The Islanders are up next.
1. Michael Dal Colle - Kingston Frontenacs
A tale of two seasons for Dal Colle. When he came back to Oshawa for his 19 (turning 20 year old season), he didn't seem to have a ton of fire in his stride. And this is something that happens quite often with prospects in his position. Coming off a Memorial Cup victory, he's hoping to make an NHL roster. Instead, he's sent back to a rebuilding junior team with the idea that he's (perhaps) accomplished all he can at this level. It took a trade to Kingston to re-invigorate his game and in Kingston he was fantastic. Almost a goal per game in 30 contests and he was the team's best player in the playoffs (despite an early exit). He's such a smart player in the offensive end. His hockey sense is extremely high. He's never developed into an incredibly pretty skater, but because of his anticipation and his ability to read defenses, his quick decision making skills allow him to adapt. His shot continues to be NHL ready, as his velocity and release are outstanding. Just an overall impressive offensive player. Defensively, I felt like he improved under coach Paul McFarland. He'll never win a Selke, but his effort and reads on the backcheck have most definitely improved and he even saw regular time on the PK. The real question is, did Dal Colle improve a lot? Honestly, other than improvements made on defense, probably not. The real test faces him next season when he can finally turn pro. I think the reality is that Dal Colle will probably never turn into a player who can drive a line offensively at the NHL level. But, because of his hockey IQ, his skill with the puck, and his finishing ability, he should be a solid complimentary player on a scoring line...even if his skating never becomes an above average trait. Think of guys like Jordan Eberle, or an Andrew Brunette. If paired with other skilled players at the AHL level (say a Josh Ho-Sang), I think he has a good first year, perhaps a 25/20 season. Of course, he could always surprise and make the NHL roster too.
2. Josh Ho-Sang - Niagara IceDogs
Statistically speaking, Ho-Sang didn't really improve all that much compared to last season. But, I think there's more to it than meets the eye. IMO Ho-Sang had a very good season and did make some improvements. He continues to play smarter with the puck and cut down on his turnovers, picking his spots better to try and "dangle" defenders. I've had a couple players tell me this year that Ho-Sang is the toughest player to stop one on one because of how unpredictable he is. His goal scoring ability, shot, and confidence in shooting has never really become a major asset, but he's skilled enough to survive as a pure playmaker at this point in time. The most impressive part of Ho-Sang's season was by far his performance in the playoffs though. I felt like he had really struggled in the postseason during his first two years, but this year he was Niagara's best skater (not player, that would be Nedeljkovic) and really was a major factor for a team made the OHL finals. He was so determined with the puck and showed an intensity without the puck that was refreshing. Just brought so much energy to the ice. Like Dal Colle, Ho-Sang will begin his pro journey next year and it will be interesting to see the pro careers of these two intertwined. I think they'd make interesting linemates. I'd expect Ho-Sang to find immediate success at the AHL level and I suspect he'll be a 15/30 type of player.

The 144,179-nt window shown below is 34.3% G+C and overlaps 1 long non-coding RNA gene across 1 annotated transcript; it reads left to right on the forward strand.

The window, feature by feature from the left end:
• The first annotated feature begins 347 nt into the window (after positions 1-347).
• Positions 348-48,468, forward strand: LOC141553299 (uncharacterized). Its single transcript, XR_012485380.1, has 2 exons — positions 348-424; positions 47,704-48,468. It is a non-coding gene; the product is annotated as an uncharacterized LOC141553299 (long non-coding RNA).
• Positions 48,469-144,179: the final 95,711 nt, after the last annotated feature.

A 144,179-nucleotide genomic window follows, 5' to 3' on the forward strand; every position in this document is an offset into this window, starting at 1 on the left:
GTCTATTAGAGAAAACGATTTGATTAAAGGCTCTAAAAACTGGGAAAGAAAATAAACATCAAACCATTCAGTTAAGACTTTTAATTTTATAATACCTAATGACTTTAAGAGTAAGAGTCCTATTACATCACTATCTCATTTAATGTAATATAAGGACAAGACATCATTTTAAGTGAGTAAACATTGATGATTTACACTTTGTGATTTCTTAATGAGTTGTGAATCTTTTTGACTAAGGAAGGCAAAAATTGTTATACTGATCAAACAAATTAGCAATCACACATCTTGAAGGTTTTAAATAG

3. Mitchell Vande Sompel - Oshawa Generals
Vande Sompel started the year very slowly as he recovered from offseason shoulder surgery (and missed the first month and a half of the OHL season). But by season's end, he had elevated his play to the point where he was the year prior as a Memorial Cup champion. I'm not entirely sure he improved all that much, in terms of development. But getting himself healthy moving forward and playing a leadership role for a rebuilding team certainly can't be considered a poor year. He's still such a smart offensive player who's able to use his skating ability and vision together to be a very dangerous player when exiting his own zone. The size concerns will likely travel with him until he turns pro and shows he can adapt, but he continues to get stronger and will likely look to up his physical game next year as a 19/20 year old. Oshawa should be a better team in 2016/17 and Vande Sompel will be an integral part of that. I'd expect him to be back up near the league leaders in defensive scoring and another 60 point season is certainly possible.